Narrative Research Methodology in Mobile Work Research

Article excerpt

Mobile Work, Mobile Lives: Cultural Accounts of Lived Experiences (Meerwarth, Gluesing, & Jordan, 2008) is one volume of the National Association for the Practice of Anthropology (NAPA) Bulletin. The editors aim to unfold--by adopting a narrative research approach--what changes mobile workers face in their work and personal life and how they employ various strategies to handle all the emerging issues such as changed work environment, relationships and identities. The volume is comprised of a total of eight chapters. It starts with an introduction from the volume editors, explaining the purpose of the volume and briefly describing the focus of each chapter.

In the first article, Michael Youngblood (2008) investigates what challenges remote workers face and how they use various strategies to manage them. The second article contributed by Brigitte Jordan (2008) depicts how the author maintains her multilocated lifestyle. In the third article, Loril Gossett (2008) explores how some websites provide various support and resources to help separated workers develop, sustain, and participate in online temporary worker communities. Both the fourth and fifth articles contributed respectively by Julia Gluesing (2008) and Perri Strawn (2008) focus on how the authors' professional and personal identities are shaped and reshaped by the new work style, particularly by various technologies. In the sixth article, Tracy Meerwarth (2008) introduces the term "nomadic" to describe mobile workers' lifestyle and identifies the strategies she uses to adapt to the physical and social relationships in her mobile life. In the seventh article, Amy Goldmacher (2008) recounts how she employs personal, social, and emotional flexibility to handle issues in her mobile life. The last article, contributed by Patricia Lange (2008), presents the author's self-reflection of the challenges a distributed worker faced and suggestions for how distributed projects can be designed and processed to accommodate different attitudes towards intertasking. The volume concludes with the volume editors' summative article on the four patterns prevalent in the eight articles in this volume.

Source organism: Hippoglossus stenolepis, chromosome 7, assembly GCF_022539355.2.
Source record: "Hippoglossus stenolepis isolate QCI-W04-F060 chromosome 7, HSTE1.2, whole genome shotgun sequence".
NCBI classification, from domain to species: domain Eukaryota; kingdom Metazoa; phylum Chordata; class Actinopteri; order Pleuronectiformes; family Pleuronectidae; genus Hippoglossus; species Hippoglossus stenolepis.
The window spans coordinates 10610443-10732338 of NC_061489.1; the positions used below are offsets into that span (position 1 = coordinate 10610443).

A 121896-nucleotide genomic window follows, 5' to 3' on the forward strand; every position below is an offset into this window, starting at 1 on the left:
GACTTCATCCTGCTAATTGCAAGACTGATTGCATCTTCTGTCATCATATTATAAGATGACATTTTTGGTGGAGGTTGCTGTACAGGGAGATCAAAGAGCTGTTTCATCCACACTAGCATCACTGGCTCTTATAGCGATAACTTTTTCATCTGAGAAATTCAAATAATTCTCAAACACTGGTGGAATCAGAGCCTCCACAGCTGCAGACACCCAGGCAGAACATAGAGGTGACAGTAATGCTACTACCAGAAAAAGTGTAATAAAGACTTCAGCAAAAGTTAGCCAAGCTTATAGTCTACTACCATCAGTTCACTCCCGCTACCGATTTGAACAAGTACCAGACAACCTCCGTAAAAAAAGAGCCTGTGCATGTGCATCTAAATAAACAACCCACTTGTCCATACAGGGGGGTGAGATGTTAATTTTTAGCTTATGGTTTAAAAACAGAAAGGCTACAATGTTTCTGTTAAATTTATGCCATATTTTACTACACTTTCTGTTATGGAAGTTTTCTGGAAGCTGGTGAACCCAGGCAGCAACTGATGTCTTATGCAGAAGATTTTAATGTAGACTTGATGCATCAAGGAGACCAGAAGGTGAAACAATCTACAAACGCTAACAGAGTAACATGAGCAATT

This review will focus on the narrative research approach employed in the articles in the volume. In terms of research methodology, the strengths of the volume lie in three aspects. First, the narrative research approach is a very suitable research methodology for the research focus in this volume. The volume is aimed to unpack mobile workers' non-traditional work and personal life and to provide a better understanding of the challenges mobile workers face and possible strategies to manage the challenges. To recount life experiences, a narrative research approach is an appropriate research methodology as it focuses on the social context and the relationship between the research subject and the context by giving voices to the research subjects (Moen, 2006). Most authors in this volume investigate their topics by reflecting on their personal experiences, which enables a reliable and accountable data source. Second, the narrative research methodology is employed rigorously in the articles. The authors narrate their own mobile work/life experience with focused details, some with illustrative pictures, which provides necessary information for readers to understand the social, cultural and relational context in which each study was conducted or each story took place. In addition, the author of each study thoughtfully organizes his or her narrated story around distinct themes, which helps readers understand the theoretical underpinnings behind the stories. The third strength of this volume relates to its organization rather than the research methodology. But it is necessary to highlight the efforts the editors took by concluding the whole volume with a summary of the patterns reflected in all the studies included in the volume. Due to the focus of narrative research on individual experience, it is inevitable for each study to have a distinctive focus and reach non-generalized findings. …


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